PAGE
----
U.S. Airports Lose Approval for Direct General Aviation Flights to Israel

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Effective May 9, 2024, Israel decided to no longer allow direct general aviation flights from the United States to Israel due to security concerns. Universal Trip Support Services met with Israel’s Aviation Security Operation Center (ASOC) manager to discuss the new policy changes. Here’s what you need to know.


New Policy and Options for GA Flights from U.S. to Israel

Following audits at several U.S. airports, the ASOC discovered that GA flights were not subject to the same rigorous security screening as commercial flights. Consequently, the decision was made to remove all U.S. airports from the approved departures list.

As detailed in a memorandum issued on May 9, there are currently no approved airports in the U.S. for direct GA flights to Israel. GA operators wishing to fly directly to Israel from the U.S. must choose from the following options:

  1. Hire an ASOC-Approved Security Company: Conduct a security screening and search of passengers and luggage prior to departure from the U.S.
  2. Preferred Carrier/Aircraft Program: Private aircraft can apply for this program, allowing direct flights from any U.S. airport to Israel after obtaining the necessary permissions. However, to be considered for this program, requires using the same crew and passenger list – even adding guests would disqualify one from eligibility. Therefore, this is not a feasible option for charter operators.
  3. Stopover in Europe: Land at an approved European airport for a security check before continuing to Israel.

Emphasis on Option 1

ASOC expects most GA flights to opt for the first option, as only a few flight departments will likely qualify for the Preferred Carrier/Aircraft Program. Currently, two ASOC-vetted companies in the U.S. are capable of performing pre-departure screenings. These companies can travel to any U.S. airport to conduct the necessary checks, with costs borne by the operator. Failing this, flights must stop at an approved European airport for screening.


Preferred Carrier/Aircraft Program – Not a Feasible Option for Charter Operators

This program is designed for private flight operators with established flight crews serving a small number of frequent passengers to Israel (thus making this unfeasible for charter ops). Once approved, these aircraft can operate directly from any unauthorized U.S. airport to Israel without a pre-departure security screening. Standard landing permit application procedures still apply, but requests will be expedited due to the operator’s known reputation.

Approval for this program can take three months and is valid for one year, subject to continuous compliance monitoring and an annual review for renewal. ASOC will conduct a home base inspection to review security and operational procedures and train the crew. The operator must cover all associated travel costs for ASOC officers. Non-U.S.-based foreign carriers may also apply if they meet the requirements.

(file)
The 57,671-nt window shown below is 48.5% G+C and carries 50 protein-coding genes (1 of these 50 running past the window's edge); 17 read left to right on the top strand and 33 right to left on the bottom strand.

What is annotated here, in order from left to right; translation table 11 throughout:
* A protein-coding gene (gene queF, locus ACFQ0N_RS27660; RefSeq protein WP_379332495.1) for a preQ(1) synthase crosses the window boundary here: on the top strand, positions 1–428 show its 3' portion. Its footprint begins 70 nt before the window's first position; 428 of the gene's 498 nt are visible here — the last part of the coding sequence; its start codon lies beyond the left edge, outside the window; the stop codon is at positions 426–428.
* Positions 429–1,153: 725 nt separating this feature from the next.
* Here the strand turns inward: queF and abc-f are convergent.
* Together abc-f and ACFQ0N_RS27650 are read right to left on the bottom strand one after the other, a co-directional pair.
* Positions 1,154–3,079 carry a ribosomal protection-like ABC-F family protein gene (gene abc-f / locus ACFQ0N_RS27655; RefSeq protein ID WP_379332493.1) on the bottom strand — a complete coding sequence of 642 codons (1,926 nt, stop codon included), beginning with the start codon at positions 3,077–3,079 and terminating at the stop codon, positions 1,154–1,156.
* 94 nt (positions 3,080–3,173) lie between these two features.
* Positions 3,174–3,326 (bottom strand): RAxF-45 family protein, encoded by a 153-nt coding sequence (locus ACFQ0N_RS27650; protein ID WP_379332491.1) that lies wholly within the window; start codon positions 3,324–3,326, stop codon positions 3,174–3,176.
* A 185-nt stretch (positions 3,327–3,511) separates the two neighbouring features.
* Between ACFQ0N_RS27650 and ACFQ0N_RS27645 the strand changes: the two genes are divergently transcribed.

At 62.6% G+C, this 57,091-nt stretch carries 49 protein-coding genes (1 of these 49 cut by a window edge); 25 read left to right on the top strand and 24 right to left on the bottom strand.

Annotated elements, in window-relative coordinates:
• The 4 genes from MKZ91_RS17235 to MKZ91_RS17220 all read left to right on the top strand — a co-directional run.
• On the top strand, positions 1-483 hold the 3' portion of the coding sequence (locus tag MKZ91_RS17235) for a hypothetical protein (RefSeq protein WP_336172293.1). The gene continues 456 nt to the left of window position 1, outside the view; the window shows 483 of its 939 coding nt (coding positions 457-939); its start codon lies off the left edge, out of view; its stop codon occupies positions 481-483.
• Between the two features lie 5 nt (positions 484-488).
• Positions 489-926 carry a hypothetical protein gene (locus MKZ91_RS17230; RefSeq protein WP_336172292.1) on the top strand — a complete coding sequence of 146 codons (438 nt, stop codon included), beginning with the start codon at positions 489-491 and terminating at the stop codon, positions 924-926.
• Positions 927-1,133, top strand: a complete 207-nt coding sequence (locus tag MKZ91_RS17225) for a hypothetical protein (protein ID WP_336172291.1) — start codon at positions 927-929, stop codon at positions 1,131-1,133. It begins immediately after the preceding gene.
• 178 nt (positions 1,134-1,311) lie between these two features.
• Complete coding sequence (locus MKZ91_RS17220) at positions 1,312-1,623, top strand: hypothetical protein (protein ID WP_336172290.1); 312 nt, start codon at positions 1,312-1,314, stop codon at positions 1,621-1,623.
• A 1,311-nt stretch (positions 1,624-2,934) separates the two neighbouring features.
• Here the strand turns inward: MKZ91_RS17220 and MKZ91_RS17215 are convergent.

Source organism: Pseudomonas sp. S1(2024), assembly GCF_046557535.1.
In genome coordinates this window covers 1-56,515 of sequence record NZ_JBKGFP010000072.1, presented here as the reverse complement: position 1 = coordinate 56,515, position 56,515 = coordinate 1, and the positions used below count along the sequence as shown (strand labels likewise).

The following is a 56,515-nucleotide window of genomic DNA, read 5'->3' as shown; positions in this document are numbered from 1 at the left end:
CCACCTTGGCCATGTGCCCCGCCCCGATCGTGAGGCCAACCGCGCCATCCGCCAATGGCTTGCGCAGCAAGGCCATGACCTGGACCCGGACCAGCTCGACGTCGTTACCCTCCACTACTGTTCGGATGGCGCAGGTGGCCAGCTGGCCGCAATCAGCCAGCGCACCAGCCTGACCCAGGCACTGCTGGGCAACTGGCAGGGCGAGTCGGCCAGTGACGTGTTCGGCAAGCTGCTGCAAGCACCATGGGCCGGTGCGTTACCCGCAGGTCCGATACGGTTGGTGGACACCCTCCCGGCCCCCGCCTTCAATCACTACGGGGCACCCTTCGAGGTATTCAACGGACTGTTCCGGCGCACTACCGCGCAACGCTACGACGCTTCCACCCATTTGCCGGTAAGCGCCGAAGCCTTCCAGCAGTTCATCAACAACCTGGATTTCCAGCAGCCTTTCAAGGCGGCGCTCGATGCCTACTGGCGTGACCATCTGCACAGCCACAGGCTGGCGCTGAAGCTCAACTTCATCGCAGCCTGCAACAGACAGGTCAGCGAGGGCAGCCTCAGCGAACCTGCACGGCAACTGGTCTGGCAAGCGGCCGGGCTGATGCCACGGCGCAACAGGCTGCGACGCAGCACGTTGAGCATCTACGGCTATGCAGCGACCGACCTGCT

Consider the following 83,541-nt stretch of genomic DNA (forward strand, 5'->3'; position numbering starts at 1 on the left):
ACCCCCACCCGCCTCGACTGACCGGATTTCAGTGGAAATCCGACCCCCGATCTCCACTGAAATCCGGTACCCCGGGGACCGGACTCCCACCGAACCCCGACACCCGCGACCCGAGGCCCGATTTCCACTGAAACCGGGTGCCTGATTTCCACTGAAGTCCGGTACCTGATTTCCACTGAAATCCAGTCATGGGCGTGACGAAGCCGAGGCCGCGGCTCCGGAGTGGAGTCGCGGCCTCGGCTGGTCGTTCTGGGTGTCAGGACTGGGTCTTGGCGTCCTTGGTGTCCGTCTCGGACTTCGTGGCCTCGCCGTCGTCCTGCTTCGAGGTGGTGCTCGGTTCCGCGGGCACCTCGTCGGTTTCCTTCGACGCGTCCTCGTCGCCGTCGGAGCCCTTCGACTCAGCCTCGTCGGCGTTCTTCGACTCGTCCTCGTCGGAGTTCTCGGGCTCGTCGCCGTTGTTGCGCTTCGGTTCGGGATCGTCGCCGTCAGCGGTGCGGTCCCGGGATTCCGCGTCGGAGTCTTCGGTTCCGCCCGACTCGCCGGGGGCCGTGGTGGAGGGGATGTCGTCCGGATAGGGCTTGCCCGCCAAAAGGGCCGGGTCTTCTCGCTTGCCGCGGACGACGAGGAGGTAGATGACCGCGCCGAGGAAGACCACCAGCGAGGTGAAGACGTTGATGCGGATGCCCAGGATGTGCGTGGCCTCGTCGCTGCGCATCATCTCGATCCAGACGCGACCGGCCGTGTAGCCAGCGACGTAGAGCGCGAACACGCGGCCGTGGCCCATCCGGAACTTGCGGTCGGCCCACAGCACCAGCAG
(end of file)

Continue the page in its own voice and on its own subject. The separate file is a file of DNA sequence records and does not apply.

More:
Compliance and Application Details

Only operators with more than five annual visits to Israel will be considered, and charter operators are ineligible. All flight crew members must attend training and interviews, and contract pilots will not be accepted. Crew and passengers will undergo ASOC’s standard background checks, although specific details of this process remain undisclosed.


Understanding Israel Permits

Israel’s permit process focuses more on the individuals on board and their visit’s purpose rather than the flight schedule. ASOC conducts comprehensive security and background checks on the aircraft, crew, and passengers, assessing the visit’s purpose and potential threats before issuing permits. Air traffic considerations are secondary.

All approved departure airports have agreements with local authorities or private security companies for thorough security inspections. The landing permit application must include copies of crew and passenger passports, crew employment histories, and a local sponsor’s ID or passport. Once background checks are complete, the pilot in command will receive access credentials to obtain the final clearance code from the Ministry of Transportation’s website.


List of Authorized Gateway Airports

Here is the latest list of authorized gateway airports and the memorandum revoking U.S. airport gateway status. Some airports require special approval due to Israeli intelligence concerns, indicated by a double asterisk (**). Given the current security situation, Israel is not expected to offer leniency in these matters.

Understanding and complying with these new regulations is crucial for smooth and secure travel for those operating GA flights from the U.S. to Israel.


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